Positioning the sample just after the aperture yields strong fringes typical of an Airy pattern  from a circular aperture, centered at q = 0 (Fig. 2a,d). In addition, due to the long range order in the colloidal crystal, several orders of Bragg peaks are easily visible in the diffraction pattern. Strongest is the hexagonal set of 220 Bragg peaks typical for scattering from a fcc structure. Each of these Bragg peaks contains a few orders of diffraction fringes similar to those at q = 0, due to the finite aperture in front of the sample. In addition to the allowed 220 Bragg peaks, we also observed much weaker forbidden peaks (⅓ (224) in our case). Their appearance is an indication of defects in the crystal.
A real space image of a colloidal sample obtained by applying the guided hybrid input-output algorithm  to a processed diffraction pattern, shown in Fig. 2b, is presented in Fig. 2c. This image represents a projection of the ‘atomic’ structure of the colloidal crystal along the  direction. The hexagonal structure is clearly visible across the whole illuminated region, with only slightly lower intensity values of the image around the edges of the pinhole aperture. An estimate of the resolution gives a value of 95 nm (FWHM) at the particle positions in Fig. 2c.
The diffraction patterns, measured at an angle of φ = 35° (Fig. 2d), were especially intriguing. They show strong streaks of varying intensity originating at the Bragg peaks with an angle of 55° ( Figs. 2d,e) to the horizontal direction. It is well known from previous studies  of similar colloidal systems that such streaks in reciprocal space are induced by stacking faults in the fcc structure in the (111) planes. The result of the phase retrieval of the processed diffraction pattern shown in Fig. 2e is presented in Fig. 2f. The ‘atomicity’ of the colloidal crystal sample is again present in the reconstruction. In addition, a stacking fault (indicated by arrows in Fig. 2f) appears as a break in the ‘correct’ ABC ordering . One can see a stacking fault, which consists of two hcp planes, and two fcc domains with the same stacking direction. The effect of the stacking fault here is a translation of the two fcc crystals relative to each other.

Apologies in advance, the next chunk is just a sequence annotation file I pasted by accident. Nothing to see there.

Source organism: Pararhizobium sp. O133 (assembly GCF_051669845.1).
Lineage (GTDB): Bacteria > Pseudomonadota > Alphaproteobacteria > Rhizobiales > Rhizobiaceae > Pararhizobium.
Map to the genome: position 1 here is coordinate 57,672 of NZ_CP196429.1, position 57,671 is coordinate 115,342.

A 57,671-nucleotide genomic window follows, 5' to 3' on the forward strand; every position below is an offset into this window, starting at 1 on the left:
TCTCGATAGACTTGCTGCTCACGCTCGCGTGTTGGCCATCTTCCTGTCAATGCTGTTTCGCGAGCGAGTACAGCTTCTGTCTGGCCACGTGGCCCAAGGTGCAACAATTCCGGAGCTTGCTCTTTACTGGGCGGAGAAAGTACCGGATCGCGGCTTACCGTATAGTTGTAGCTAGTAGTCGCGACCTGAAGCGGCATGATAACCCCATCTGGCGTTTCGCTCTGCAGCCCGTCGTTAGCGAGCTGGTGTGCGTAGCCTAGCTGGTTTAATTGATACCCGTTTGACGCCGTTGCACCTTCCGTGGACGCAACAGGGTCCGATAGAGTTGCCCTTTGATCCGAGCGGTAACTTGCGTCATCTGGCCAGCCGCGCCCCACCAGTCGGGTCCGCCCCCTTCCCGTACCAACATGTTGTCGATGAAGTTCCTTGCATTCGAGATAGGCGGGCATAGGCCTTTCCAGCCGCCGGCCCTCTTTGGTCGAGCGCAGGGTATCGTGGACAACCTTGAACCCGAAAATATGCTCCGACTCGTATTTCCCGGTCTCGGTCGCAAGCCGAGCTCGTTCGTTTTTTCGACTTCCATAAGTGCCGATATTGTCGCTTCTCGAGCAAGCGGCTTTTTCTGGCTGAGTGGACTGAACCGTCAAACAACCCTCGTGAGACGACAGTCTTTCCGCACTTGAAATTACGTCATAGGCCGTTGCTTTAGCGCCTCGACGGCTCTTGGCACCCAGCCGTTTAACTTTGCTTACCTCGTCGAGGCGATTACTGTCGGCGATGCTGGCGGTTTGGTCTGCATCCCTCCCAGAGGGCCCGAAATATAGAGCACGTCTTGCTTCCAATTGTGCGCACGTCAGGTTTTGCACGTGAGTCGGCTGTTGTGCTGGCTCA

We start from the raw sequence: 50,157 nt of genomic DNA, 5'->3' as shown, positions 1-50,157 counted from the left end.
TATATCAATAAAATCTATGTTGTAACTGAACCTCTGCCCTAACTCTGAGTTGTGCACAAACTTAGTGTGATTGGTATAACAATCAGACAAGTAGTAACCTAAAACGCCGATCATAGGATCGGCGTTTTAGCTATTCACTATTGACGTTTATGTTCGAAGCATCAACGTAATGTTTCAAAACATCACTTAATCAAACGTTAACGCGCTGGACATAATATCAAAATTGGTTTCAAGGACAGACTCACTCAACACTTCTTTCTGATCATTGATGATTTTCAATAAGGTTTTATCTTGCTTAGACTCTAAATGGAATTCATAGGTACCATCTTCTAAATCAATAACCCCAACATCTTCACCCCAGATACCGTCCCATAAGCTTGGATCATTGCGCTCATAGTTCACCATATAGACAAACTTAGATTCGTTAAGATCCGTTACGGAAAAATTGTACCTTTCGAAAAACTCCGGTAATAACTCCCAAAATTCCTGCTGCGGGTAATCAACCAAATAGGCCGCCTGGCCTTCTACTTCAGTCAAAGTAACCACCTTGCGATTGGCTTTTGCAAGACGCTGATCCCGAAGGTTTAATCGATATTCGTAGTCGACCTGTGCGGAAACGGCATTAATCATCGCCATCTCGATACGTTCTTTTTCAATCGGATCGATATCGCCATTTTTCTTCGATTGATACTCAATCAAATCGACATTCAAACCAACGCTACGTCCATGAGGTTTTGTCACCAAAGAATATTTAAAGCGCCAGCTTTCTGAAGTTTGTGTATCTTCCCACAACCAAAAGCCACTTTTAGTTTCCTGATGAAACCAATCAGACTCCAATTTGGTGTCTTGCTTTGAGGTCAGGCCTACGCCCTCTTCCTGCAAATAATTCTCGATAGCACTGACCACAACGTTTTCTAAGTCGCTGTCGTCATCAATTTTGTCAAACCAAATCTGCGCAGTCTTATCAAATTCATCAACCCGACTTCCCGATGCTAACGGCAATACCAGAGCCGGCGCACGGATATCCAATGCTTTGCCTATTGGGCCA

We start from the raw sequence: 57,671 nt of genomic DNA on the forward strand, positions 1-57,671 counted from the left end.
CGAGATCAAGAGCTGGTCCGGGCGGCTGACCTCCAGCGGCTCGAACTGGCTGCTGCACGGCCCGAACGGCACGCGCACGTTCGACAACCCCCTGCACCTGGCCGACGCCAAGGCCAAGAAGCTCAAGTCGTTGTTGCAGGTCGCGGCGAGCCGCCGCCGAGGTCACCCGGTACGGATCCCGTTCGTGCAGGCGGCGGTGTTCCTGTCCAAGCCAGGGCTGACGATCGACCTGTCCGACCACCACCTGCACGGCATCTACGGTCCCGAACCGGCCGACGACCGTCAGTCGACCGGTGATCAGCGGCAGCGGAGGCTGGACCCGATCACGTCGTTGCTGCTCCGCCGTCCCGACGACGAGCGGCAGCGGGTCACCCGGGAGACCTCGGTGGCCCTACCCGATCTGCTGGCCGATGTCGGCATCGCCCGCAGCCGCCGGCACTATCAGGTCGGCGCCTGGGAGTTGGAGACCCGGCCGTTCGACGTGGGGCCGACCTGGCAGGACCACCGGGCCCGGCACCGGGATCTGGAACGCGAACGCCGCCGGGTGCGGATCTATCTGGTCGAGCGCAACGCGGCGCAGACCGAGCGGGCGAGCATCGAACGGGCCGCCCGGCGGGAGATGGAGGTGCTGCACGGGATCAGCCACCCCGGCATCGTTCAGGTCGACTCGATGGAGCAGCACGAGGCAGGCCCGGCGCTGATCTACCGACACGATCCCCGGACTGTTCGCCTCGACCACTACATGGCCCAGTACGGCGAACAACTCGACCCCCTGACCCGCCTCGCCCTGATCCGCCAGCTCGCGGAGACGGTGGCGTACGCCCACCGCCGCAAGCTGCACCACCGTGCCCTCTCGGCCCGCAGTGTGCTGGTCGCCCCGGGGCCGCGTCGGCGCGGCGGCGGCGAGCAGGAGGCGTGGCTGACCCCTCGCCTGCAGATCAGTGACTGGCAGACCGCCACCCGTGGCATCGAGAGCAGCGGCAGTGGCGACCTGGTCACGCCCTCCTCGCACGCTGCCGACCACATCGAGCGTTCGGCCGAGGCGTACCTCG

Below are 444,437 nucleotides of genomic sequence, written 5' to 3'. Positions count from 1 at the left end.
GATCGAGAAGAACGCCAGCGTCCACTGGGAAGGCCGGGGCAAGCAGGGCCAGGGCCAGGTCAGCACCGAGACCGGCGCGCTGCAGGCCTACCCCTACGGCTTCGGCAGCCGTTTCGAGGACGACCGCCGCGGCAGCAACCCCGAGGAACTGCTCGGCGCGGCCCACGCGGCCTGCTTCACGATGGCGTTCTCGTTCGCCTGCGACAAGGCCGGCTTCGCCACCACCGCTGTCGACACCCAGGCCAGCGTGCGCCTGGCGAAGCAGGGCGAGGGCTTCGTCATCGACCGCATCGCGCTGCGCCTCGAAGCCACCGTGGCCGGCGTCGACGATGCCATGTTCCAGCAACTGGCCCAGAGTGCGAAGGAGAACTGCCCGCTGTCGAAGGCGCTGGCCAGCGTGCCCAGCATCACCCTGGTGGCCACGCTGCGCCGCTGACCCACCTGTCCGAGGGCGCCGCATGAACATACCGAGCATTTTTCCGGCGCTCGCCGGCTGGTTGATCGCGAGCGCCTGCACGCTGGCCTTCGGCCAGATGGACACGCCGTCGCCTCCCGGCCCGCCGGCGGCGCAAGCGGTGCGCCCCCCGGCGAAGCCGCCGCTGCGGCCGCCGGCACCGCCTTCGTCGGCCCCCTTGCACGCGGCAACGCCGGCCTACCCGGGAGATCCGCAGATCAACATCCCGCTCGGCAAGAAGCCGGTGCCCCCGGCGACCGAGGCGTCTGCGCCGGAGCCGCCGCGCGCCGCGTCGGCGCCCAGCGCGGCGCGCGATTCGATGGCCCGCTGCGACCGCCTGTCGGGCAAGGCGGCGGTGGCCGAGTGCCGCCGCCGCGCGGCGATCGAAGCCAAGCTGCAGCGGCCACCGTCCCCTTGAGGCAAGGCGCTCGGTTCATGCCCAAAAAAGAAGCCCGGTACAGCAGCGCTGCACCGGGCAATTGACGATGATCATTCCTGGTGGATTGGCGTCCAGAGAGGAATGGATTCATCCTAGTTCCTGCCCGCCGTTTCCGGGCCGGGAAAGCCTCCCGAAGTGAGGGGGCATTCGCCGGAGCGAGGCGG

We demonstrated here that the simple and non-destructive mechanism of coherent X-ray diffractive imaging opens a unique route to determine the structure of mesoscopic materials such as colloidal crystals. CXDI has the potential to provide detailed information about the local defect structure in colloidal crystals. This is especially important for imaging photonic materials when refraction index matching is not possible or the sizes of colloidal particles are too small for conventional optical microscopy. To extend this method to larger fields of view scanning methods such as ptychography  can be used, while tomographic methods such as coherent X-ray tomography  have the potential to visualize the atomic structure of the defect core in 3D.